Who knew? It comes as a shock but beneath the schlock Barry Manilow really is an artist, after all. I’d always regarded the saccharine songwriter as a sappy showman, a tunesmith composing and performing schmaltzy pop ditties such as “Mandy.” But in the musical Harmony -- which he composed the music for, with lyrics and book by his longtime collaborator Bruce Sussman -- Manilow mans up and tackles the really big, deep subjects.
And by that I mean Nazism and Jewish identity, as well as the nature of the creative process, true love and loyalty. Heady stuff for the “Copacabana”crooner, who was a Jew born during WWII. Mixed in with Harmony’s mirth, show biz razzmatazz and Schicklgruber shtick is the kind of agitprop that arguably would have been right at home on Kurt Weill and Bertolt Brecht’s stage.
Harmony is set during that radical duo’s heady heyday and mostly takes place in Weill and Brecht’s homeland, 1920s to 1930s Weimar Germany. It is a sort of bio-play, inspired by the real life Comedian Harmonists, a popular sextet who combined comic onstage antics with singing in harmony. Imagine a barbershop quartet with the comedic musical sensibility of a Spike Jones or Weird Al Yankovic. The production shows how the Comedian Harmonists were formed and found fame and fortune, as they performed at Berlin cabarets, Carnegie Hall and on the silver screen, becoming the toast of two continents. En route to stardom they even backed up a pre-Blue Angel Marlene Dietrich in a nightclub act. (In her top hat, tux and garters Lauren Elaine Taylor is droll, if a bit unkind, as she spoofs the sexy singer/actress who went on to become a movie legend -- and renowned anti-fascist).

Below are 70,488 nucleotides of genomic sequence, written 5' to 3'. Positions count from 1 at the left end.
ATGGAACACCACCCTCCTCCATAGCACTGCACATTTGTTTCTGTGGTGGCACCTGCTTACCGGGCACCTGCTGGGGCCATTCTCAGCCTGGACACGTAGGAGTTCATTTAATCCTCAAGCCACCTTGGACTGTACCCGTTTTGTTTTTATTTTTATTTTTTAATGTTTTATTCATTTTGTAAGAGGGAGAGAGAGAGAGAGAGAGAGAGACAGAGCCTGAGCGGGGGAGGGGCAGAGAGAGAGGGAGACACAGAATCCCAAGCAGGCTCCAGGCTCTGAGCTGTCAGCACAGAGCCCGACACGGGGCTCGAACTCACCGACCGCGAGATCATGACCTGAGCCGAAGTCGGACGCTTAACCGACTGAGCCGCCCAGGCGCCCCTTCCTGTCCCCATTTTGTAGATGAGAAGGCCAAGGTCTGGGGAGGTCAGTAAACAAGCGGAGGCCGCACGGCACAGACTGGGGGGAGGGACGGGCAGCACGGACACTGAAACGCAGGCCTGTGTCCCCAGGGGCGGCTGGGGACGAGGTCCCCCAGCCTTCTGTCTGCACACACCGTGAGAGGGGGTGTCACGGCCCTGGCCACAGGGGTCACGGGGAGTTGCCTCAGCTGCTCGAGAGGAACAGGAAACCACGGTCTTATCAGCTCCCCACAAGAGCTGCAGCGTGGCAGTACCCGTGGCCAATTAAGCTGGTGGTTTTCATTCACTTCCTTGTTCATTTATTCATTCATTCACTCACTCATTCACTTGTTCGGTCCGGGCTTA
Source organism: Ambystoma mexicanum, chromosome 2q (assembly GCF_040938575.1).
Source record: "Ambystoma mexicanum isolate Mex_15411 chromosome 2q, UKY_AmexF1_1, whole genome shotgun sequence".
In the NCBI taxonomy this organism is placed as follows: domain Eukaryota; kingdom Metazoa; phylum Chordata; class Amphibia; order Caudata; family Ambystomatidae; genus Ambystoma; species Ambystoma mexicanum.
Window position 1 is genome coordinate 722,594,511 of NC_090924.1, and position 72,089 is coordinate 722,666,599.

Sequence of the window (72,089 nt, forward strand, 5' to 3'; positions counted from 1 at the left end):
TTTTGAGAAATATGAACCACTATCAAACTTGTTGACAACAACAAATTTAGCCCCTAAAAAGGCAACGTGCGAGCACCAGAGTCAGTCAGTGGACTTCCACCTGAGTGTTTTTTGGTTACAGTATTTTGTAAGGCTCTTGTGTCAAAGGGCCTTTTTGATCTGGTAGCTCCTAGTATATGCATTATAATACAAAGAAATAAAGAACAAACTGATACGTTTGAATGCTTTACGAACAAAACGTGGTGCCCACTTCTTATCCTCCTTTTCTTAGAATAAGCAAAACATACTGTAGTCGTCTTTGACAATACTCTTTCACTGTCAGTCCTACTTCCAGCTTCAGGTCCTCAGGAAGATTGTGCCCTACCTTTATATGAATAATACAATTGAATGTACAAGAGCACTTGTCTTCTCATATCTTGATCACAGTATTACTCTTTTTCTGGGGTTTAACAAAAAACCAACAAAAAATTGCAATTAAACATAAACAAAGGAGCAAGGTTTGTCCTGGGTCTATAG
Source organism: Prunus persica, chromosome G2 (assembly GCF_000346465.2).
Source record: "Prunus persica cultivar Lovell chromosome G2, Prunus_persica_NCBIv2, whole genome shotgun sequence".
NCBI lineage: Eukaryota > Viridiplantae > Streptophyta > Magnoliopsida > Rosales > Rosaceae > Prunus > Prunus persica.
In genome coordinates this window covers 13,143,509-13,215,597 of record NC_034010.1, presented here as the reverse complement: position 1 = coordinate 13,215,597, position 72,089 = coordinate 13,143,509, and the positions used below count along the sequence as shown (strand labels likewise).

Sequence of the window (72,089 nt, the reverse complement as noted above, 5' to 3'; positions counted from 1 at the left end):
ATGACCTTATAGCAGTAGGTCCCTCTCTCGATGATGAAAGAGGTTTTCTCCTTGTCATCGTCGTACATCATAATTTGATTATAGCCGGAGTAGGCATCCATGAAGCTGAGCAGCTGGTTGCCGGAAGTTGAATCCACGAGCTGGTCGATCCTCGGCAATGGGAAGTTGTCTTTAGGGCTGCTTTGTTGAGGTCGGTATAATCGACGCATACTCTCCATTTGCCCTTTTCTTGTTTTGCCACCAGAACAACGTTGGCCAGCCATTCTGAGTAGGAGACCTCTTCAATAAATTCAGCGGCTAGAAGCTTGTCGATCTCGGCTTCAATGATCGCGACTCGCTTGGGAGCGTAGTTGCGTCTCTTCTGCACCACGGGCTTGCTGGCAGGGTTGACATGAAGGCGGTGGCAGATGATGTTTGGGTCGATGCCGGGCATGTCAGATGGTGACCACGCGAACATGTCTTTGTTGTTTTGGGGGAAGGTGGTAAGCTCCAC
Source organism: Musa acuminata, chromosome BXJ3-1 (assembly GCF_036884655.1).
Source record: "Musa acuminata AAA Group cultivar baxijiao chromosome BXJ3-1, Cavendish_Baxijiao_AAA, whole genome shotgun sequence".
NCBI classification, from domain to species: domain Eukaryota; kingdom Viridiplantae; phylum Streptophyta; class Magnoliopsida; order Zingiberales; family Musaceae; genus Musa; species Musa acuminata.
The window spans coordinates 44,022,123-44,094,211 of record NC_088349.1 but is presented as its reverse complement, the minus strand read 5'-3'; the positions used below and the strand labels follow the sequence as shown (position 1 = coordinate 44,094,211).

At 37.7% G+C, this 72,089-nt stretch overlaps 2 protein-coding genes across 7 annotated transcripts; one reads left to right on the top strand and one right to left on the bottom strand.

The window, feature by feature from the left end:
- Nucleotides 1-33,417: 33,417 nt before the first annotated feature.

Unfortunately for the Comedian Harmonists their diverse composition ran counter to the dogma and demands of the emerging Third Reich. Consisting of Aryans and non-Germans, goys and Jews, the group ran afoul of Nazi notions of racial purity. One of the Christian members --
“Chopin” (Broadway veteran Will Taylor plays piano virtuoso Erwin Bootz) -- even has the temerity to not only marry a Jew, but Ruth Stern also appears to be a Marxist, or at least sympathetic to the KPD (German Communist Party). She insists that everyone wears red to an anti-fascist rally, and Ruthie the Red (my nickname, not the play’s) delivers an anti-Nazi speech or two that could have been written by Brecht.
On the other hand, in keeping with a Hegelian dialectic, the Comedian Harmonist nicknamed “Rabbi” -- Josef Roman Cykoski, who actually had indeed been a rabbi and who’d fled Poland’s pogroms -- weds über-Aryan Mary Hegel (Leigh Ann Larkin). In what may be the musical’s most moving number, as the Nazis’ Nuremberg Laws and campaign against “degenerate” art clamp down on the group, blonde-haired Mary explains in “Where You Go”her undying, unswerving love for and loyalty to Rabbi (Shayne Kennon, whose character sort of narrates Harmony). Using quotes from the Old Testament Mary’s steadfast ode of allegiance is more soulful than any of Manilow’s pop tunes.
Constancy and trustworthiness is a recurring theme in Harmony. Berlin-born Bobby Biberti (operatic bass-baritone Douglas Williams) is surreptitiously approached by the smarmy Standartenfuhrer (Chad Lindsey) and solicited to inform on his Comedian Harmonists. Will he get all Elia Kazan and rat out his comrades?
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Another standout in the fairly large cast is Will Blum, who displays a comic flair along with his musicality, as “Lesh” or Ari Leshnikoff, a Bulgarian singing waiter (a la the servers at Hollywood’s and Universal City’s Miceli’s). Chris Dwan plays the Comedian Harmonists’ secretive Erich Collin -- one of his deep, dark secrets may give you the smile of the day. Matt Bailey, who has played Tommy DeVito in Jersey Boys, portrays the sextet’s founder, Harry Frommerman.